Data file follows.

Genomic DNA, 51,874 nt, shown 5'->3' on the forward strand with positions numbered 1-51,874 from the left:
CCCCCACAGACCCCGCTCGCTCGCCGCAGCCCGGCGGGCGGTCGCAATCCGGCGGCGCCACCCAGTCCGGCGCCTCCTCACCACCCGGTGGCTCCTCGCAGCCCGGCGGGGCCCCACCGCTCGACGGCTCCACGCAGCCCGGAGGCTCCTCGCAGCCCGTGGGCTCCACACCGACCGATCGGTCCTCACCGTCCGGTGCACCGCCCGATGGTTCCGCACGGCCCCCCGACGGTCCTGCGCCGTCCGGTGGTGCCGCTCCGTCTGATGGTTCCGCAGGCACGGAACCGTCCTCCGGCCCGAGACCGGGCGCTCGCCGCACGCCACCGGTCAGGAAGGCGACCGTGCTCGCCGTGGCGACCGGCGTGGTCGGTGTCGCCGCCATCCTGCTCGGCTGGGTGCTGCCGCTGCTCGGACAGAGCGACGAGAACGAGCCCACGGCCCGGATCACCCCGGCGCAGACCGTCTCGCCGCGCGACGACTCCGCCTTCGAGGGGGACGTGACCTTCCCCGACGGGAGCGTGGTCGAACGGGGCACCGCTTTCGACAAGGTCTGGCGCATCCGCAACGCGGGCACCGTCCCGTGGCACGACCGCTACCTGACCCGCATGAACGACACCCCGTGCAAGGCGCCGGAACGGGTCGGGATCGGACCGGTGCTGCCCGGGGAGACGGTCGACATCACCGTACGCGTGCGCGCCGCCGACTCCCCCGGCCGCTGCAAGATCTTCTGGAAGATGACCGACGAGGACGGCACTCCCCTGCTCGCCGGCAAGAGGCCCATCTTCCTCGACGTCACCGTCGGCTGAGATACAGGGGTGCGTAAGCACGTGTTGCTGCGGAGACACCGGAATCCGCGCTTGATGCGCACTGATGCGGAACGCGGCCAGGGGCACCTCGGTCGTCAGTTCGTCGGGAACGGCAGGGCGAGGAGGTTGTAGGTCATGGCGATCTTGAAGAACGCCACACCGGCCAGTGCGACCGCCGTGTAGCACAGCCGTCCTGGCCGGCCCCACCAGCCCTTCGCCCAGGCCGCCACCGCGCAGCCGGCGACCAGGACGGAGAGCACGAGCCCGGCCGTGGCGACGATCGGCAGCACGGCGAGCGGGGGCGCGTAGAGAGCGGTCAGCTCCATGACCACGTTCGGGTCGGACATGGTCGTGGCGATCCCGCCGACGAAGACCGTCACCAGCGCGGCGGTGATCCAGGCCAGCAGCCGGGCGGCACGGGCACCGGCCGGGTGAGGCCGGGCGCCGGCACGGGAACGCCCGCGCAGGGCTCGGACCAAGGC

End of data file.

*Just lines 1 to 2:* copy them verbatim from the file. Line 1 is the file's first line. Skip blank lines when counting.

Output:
Genomic DNA, 51,874 nt, shown 5'->3' on the forward strand with positions numbered 1-51,874 from the left:
CCCCCACAGACCCCGCTCGCTCGCCGCAGCCCGGCGGGCGGTCGCAATCCGGCGGCGCCACCCAGTCCGGCGCCTCCTCACCACCCGGTGGCTCCTCGCAGCCCGGCGGGGCCCCACCGCTCGACGGCTCCACGCAGCCCGGAGGCTCCTCGCAGCCCGTGGGCTCCACACCGACCGATCGGTCCTCACCGTCCGGTGCACCGCCCGATGGTTCCGCACGGCCCCCCGACGGTCCTGCGCCGTCCGGTGGTGCCGCTCCGTCTGATGGTTCCGCAGGCACGGAACCGTCCTCCGGCCCGAGACCGGGCGCTCGCCGCACGCCACCGGTCAGGAAGGCGACCGTGCTCGCCGTGGCGACCGGCGTGGTCGGTGTCGCCGCCATCCTGCTCGGCTGGGTGCTGCCGCTGCTCGGACAGAGCGACGAGAACGAGCCCACGGCCCGGATCACCCCGGCGCAGACCGTCTCGCCGCGCGACGACTCCGCCTTCGAGGGGGACGTGACCTTCCCCGACGGGAGCGTGGTCGAACGGGGCACCGCTTTCGACAAGGTCTGGCGCATCCGCAACGCGGGCACCGTCCCGTGGCACGACCGCTACCTGACCCGCATGAACGACACCCCGTGCAAGGCGCCGGAACGGGTCGGGATCGGACCGGTGCTGCCCGGGGAGACGGTCGACATCACCGTACGCGTGCGCGCCGCCGACTCCCCCGGCCGCTGCAAGATCTTCTGGAAGATGACCGACGAGGACGGCACTCCCCTGCTCGCCGGCAAGAGGCCCATCTTCCTCGACGTCACCGTCGGCTGAGATACAGGGGTGCGTAAGCACGTGTTGCTGCGGAGACACCGGAATCCGCGCTTGATGCGCACTGATGCGGAACGCGGCCAGGGGCACCTCGGTCGTCAGTTCGTCGGGAACGGCAGGGCGAGGAGGTTGTAGGTCATGGCGATCTTGAAGAACGCCACACCGGCCAGTGCGACCGCCGTGTAGCACAGCCGTCCTGGCCGGCCCCACCAGCCCTTCGCCCAGGCCGCCACCGCGCAGCCGGCGACCAGGACGGAGAGCACGAGCCCGGCCGTGGCGACGATCGGCAGCACGGCGAGCGGGGGCGCGTAGAGAGCGGTCAGCTCCATGACCACGTTCGGGTCGGACATGGTCGTGGCGATCCCGCCGACGAAGACCGTCACCAGCGCGGCGGTGATCCAGGCCAGCAGCCGGGCGGCACGGGCACCGGCCGGGTGAGGCCGGGCGCCGGCACGGGAACGCCCGCGCAGGGCTCGGACCAAGGC